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Boys will be Boys, and How We Can Help Shape the Men in Our Lives (Part 1)

by Kristiana Huitrón

This is Part 1 of a 2 part series on talking with boys about consent.

So, you are a parent. You, one day however long ago, had a child. The day your child was born, you were destined to have: THE Talk. Dun, dun, dun. We all knew it would come about one day. The Birds and The Bees or the Creation Story or the biology lesson, etc.; Regardless of the framing, there are a few things to think about when having, and practicing, THE Talk.

Age, gender identity, family values, community values, right and wrong, boundaries, and delivery are all important to framing the talk. Some items will be individual to each child. Some parts of the talk need to be universal, and included with all talks. Whether we realize it or not, when having the talk, we impart our values, both consciously and unconsciously, to our children.

Think about the stereotypes of talking with boys about sex, versus talking with girls about sex. [1]

Boys

Girls

  • Go get ‘em slugger
  • Keep yourself safe, covered, physically apart from, etc.
  • All boys want sex and all that boys want is sex
  • All boys want sex and all that boys want is sex
  • No means try harder, and once you get there your pleasure is most important
  • Good girls don’t/can’t say yes to sex, and enjoying it is even less acceptable
  • Get sex at all costs
  • Don’t trust boys; they will get sex at all costs

 

Now think beyond the stereotypes. What are we missing? The above statements include implied values; a stereotype relies on unconscious reinforcement of implied values and expected behavior and consequently ends up boxing individuals into the stereotype. That is  the nature and purpose of stereotypes. Mission accomplished. Let’s reframe what  conscious value-making can look like.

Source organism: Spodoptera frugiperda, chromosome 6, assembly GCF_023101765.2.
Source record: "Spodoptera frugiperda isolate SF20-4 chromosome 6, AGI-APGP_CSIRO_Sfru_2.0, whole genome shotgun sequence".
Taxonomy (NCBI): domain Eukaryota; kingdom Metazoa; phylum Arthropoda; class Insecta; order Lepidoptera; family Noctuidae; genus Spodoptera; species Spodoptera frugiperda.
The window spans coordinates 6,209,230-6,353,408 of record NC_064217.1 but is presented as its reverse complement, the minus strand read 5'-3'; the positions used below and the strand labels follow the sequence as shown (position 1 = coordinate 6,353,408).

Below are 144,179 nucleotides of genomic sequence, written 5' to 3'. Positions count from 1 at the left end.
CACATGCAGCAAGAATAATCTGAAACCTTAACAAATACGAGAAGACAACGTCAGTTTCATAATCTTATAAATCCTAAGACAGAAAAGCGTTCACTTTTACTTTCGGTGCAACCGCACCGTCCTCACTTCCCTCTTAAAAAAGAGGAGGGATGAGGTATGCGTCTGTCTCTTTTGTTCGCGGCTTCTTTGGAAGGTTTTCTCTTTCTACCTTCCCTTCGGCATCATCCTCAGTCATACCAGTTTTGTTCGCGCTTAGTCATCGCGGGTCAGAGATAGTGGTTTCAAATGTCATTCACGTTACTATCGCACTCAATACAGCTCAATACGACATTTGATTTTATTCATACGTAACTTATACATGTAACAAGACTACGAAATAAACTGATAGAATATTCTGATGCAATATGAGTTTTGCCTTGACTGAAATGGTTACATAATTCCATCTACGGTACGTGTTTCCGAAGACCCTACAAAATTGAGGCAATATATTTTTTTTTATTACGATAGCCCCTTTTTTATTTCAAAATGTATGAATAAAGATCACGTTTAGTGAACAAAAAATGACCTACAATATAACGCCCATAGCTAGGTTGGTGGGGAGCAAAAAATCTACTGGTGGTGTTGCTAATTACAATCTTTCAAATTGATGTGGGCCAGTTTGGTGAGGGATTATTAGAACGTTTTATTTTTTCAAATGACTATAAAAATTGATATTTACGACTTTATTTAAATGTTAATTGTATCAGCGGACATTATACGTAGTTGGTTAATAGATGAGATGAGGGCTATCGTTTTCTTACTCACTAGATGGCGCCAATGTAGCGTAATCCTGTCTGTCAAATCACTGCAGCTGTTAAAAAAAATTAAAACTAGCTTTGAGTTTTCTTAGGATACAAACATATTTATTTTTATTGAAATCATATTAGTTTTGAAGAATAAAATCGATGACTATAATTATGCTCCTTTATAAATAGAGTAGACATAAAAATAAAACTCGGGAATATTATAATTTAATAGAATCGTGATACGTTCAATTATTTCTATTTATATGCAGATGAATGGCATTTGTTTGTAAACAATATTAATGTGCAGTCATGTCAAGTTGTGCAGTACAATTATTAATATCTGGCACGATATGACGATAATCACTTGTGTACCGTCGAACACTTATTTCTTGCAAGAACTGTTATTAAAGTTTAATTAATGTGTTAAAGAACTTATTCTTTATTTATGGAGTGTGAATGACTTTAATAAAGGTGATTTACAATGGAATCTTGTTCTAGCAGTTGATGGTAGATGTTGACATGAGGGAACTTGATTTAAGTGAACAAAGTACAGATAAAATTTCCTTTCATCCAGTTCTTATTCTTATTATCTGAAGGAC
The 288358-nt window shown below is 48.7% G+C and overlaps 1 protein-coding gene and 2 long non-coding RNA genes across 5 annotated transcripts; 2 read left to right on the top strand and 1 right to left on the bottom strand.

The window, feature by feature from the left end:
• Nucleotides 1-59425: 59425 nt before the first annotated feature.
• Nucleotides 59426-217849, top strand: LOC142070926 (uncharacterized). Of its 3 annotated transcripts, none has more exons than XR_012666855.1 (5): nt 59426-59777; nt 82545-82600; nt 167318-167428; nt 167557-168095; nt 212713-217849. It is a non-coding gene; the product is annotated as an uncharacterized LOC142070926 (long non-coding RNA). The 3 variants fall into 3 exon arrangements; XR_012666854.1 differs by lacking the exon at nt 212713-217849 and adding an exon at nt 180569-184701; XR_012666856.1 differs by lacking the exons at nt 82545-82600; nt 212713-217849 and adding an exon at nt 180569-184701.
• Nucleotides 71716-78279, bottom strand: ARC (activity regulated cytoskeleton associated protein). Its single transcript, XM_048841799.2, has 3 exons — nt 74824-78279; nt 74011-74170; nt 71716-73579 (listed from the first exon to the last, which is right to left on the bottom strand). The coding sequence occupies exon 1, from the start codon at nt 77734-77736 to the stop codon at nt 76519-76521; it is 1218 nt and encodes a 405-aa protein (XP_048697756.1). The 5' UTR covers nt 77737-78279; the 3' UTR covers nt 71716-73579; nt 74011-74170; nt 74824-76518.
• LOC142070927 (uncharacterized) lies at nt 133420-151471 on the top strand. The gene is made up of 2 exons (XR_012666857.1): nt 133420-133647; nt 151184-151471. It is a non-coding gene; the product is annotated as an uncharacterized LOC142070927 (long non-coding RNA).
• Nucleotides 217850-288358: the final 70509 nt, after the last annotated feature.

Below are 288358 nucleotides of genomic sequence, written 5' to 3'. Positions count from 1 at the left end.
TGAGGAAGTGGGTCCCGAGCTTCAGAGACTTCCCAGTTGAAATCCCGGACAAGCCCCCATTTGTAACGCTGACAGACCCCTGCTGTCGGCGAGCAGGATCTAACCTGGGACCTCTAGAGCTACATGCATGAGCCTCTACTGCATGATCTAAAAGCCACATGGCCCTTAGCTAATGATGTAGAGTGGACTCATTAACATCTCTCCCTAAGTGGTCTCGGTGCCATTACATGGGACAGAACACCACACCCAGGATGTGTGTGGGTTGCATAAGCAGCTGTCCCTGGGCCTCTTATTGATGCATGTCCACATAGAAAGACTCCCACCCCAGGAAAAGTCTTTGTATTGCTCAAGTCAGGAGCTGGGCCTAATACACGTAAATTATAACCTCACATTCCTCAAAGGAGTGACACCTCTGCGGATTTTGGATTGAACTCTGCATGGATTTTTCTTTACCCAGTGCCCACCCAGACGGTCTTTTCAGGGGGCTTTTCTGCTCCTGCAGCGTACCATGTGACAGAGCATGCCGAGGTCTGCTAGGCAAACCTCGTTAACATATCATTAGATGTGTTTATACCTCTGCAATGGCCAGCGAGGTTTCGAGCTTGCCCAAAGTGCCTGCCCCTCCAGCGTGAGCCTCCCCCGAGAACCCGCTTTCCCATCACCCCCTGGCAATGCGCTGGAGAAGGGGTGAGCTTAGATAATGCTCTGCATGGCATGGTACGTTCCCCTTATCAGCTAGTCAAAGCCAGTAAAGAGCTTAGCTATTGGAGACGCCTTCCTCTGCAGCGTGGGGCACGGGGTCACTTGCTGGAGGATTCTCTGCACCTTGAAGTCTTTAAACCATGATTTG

When talking to your boys, it is important to think about balancing the myriad of stereotypes they confront daily in what the media corporations call a 360 degree bombardment. Think about the messages not only about manhood, but also the messages about girls, sexuality, sex, behavior expectations and norms, compared to what the reality is in your family and community.

Boys need to be able to consciously recognize the real life relationships that surround them, and the media’s stories of masculinity, femininity, and sexuality. These are where the skills of decision making, social analysis, and relationship maneuvering are developed. This is permission for him to be who and how he is, not to be shoved into the “man box”.

My version of THE Talk with my oldest heterosexual son (therefore, the gendered pronouns) covered some basics:

Trust is Key – Trust is the basis of all successful healthy relationships. Be trustworthy. Trust yourself. Trust your partner. Trust your intuition, your comfort level and boundaries, and trust that your partner will say their truth.

Safety Counts – Be safe. When pursuing your crush, keep her and you safe. When developing trust and building intimacy, be emotionally safe. When crossing into physical intimacy, be safe. When it comes to sex, be safe. That includes, pregnancy and STI prevention, and also the actual practices in the sex choices: who, when, where, how, why.